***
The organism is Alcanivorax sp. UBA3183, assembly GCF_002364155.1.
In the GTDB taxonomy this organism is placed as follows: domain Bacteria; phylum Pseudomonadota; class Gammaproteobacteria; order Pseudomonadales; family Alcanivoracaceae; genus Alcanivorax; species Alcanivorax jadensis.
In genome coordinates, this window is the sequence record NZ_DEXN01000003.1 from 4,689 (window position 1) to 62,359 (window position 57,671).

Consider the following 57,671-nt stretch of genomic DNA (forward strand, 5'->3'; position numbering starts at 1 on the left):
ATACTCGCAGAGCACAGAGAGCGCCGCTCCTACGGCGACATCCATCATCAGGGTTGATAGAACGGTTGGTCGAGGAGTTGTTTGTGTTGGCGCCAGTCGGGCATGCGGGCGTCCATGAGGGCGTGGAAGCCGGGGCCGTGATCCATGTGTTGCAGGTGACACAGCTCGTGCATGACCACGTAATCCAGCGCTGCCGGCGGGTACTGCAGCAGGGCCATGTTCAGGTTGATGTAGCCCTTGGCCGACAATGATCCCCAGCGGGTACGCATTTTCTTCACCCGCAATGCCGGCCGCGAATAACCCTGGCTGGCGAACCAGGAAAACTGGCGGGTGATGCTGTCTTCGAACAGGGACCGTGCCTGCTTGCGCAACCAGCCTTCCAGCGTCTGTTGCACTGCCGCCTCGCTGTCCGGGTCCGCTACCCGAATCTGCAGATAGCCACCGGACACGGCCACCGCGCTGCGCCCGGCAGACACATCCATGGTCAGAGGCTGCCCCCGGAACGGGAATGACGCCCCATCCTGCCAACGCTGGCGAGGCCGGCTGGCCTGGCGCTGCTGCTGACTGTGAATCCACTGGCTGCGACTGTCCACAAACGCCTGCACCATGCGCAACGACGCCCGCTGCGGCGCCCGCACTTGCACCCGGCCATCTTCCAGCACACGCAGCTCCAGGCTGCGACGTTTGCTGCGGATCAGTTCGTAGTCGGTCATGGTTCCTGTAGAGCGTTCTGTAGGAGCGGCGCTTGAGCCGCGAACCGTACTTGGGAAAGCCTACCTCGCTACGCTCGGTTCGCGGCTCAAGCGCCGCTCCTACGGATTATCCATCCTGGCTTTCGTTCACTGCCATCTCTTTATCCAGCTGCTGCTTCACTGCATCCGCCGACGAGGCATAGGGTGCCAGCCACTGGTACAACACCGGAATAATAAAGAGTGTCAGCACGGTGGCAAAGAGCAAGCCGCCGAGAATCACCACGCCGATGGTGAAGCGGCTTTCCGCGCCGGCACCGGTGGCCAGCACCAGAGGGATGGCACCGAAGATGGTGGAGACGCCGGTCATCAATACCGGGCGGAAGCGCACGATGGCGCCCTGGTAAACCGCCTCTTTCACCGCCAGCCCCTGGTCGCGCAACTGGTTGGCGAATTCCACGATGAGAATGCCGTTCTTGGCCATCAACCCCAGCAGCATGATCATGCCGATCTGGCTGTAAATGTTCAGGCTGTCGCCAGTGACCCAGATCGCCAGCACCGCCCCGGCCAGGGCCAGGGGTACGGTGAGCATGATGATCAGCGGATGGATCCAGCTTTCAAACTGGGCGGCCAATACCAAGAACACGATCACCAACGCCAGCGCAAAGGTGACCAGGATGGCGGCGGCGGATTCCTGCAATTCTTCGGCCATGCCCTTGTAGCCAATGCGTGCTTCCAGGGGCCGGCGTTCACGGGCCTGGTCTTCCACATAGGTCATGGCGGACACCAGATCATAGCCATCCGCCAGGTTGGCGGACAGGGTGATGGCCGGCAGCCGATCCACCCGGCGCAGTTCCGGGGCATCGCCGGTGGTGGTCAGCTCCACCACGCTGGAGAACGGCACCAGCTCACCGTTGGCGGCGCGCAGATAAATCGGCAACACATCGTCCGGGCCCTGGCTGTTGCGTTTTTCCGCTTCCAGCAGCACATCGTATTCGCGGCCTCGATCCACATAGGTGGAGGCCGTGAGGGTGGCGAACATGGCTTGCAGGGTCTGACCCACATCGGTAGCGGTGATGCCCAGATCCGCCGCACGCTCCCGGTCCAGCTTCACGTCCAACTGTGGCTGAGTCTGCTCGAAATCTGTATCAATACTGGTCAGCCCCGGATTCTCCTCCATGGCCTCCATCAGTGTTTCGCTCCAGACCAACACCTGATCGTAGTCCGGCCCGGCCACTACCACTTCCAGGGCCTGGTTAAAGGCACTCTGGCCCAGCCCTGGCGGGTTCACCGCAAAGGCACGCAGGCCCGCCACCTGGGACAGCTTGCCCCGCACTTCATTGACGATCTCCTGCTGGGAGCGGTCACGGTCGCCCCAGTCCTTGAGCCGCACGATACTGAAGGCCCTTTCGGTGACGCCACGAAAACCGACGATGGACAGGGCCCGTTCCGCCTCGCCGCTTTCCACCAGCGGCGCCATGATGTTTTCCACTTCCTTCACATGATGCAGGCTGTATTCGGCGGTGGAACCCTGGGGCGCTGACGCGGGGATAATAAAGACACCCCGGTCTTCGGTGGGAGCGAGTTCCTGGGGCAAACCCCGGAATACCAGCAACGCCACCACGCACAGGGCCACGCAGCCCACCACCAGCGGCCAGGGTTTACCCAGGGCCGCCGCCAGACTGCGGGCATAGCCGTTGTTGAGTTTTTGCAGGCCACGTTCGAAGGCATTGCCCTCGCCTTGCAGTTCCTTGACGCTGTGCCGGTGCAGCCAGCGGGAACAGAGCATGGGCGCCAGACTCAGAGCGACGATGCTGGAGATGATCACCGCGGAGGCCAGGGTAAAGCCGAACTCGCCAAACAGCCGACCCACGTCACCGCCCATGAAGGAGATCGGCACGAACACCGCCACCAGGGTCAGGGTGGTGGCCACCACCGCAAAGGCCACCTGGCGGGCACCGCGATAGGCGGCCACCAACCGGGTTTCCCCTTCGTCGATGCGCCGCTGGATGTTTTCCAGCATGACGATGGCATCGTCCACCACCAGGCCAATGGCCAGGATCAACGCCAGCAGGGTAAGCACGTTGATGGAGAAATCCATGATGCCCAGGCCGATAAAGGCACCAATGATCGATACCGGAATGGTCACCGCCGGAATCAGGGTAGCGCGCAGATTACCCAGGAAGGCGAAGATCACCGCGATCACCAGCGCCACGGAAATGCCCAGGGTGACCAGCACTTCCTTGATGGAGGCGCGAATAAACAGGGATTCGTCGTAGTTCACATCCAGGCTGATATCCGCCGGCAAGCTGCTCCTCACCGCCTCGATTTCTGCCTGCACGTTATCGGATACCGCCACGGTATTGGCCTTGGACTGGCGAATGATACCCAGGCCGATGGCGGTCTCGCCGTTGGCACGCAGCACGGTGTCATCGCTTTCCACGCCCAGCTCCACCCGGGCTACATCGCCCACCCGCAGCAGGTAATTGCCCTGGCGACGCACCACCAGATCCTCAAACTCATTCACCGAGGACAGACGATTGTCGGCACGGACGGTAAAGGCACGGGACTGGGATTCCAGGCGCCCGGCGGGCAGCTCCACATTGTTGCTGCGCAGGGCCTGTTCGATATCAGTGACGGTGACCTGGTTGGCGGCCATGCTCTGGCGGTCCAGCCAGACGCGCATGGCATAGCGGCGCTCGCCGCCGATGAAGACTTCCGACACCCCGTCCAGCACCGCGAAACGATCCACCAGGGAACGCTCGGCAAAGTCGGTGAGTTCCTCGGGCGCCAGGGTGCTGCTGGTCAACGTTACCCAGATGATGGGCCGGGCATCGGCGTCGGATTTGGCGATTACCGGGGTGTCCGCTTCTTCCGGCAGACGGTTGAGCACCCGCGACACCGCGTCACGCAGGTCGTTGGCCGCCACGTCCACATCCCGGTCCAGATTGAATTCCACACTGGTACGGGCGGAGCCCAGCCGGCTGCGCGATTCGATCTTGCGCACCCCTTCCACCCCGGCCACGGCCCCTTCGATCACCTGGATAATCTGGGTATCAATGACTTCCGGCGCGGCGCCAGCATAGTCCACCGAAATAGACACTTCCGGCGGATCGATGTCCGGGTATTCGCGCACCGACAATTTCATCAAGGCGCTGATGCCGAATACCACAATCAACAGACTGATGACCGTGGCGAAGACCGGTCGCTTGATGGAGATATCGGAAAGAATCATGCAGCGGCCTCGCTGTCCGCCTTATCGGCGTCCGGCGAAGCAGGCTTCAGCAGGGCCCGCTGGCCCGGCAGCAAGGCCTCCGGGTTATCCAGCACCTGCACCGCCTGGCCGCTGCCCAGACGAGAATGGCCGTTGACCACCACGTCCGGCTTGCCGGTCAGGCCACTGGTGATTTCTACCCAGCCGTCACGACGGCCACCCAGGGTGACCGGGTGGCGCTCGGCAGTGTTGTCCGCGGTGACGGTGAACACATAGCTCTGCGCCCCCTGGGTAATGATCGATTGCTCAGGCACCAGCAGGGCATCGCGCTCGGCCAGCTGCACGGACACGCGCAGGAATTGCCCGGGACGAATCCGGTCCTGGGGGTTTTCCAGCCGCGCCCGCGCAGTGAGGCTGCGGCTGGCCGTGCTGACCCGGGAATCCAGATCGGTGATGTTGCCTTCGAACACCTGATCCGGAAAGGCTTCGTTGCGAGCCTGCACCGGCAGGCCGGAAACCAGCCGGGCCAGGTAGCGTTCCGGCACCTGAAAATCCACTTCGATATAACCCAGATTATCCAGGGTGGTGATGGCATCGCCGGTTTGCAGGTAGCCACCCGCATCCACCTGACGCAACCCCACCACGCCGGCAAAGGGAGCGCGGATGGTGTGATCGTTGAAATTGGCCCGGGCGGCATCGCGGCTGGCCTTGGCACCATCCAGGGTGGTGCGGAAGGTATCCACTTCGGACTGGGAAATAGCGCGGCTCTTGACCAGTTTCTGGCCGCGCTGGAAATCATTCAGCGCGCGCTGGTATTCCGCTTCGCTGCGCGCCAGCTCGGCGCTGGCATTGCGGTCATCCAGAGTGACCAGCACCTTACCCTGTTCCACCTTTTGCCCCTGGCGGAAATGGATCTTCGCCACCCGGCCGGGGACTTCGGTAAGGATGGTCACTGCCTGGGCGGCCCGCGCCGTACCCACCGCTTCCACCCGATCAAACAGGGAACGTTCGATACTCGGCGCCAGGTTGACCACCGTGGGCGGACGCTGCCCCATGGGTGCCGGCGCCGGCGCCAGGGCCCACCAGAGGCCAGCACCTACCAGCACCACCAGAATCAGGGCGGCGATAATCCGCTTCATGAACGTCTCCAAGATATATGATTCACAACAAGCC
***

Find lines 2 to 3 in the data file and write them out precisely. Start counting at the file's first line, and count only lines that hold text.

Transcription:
In the GTDB taxonomy this organism is placed as follows: domain Bacteria; phylum Pseudomonadota; class Gammaproteobacteria; order Pseudomonadales; family Alcanivoracaceae; genus Alcanivorax; species Alcanivorax jadensis.
In genome coordinates, this window is the sequence record NZ_DEXN01000003.1 from 4,689 (window position 1) to 62,359 (window position 57,671).